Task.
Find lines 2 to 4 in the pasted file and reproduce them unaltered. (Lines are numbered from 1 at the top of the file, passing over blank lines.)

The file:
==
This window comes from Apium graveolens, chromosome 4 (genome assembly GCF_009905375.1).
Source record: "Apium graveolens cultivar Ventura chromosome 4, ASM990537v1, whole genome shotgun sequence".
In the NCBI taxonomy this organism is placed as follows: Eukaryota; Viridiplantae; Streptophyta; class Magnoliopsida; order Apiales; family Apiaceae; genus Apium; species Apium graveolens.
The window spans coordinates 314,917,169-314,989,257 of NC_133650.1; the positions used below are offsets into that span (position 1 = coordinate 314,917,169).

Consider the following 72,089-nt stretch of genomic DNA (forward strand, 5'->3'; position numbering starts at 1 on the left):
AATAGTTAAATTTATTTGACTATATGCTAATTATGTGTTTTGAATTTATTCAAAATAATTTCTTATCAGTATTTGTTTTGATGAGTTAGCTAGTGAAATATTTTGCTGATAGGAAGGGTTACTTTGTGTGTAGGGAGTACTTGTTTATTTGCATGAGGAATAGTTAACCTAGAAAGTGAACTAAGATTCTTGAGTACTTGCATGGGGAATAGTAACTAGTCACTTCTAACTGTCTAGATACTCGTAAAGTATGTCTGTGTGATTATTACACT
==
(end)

Source record: "Apium graveolens cultivar Ventura chromosome 4, ASM990537v1, whole genome shotgun sequence".
In the NCBI taxonomy this organism is placed as follows: Eukaryota; Viridiplantae; Streptophyta; class Magnoliopsida; order Apiales; family Apiaceae; genus Apium; species Apium graveolens.
The window spans coordinates 314,917,169-314,989,257 of NC_133650.1; the positions used below are offsets into that span (position 1 = coordinate 314,917,169).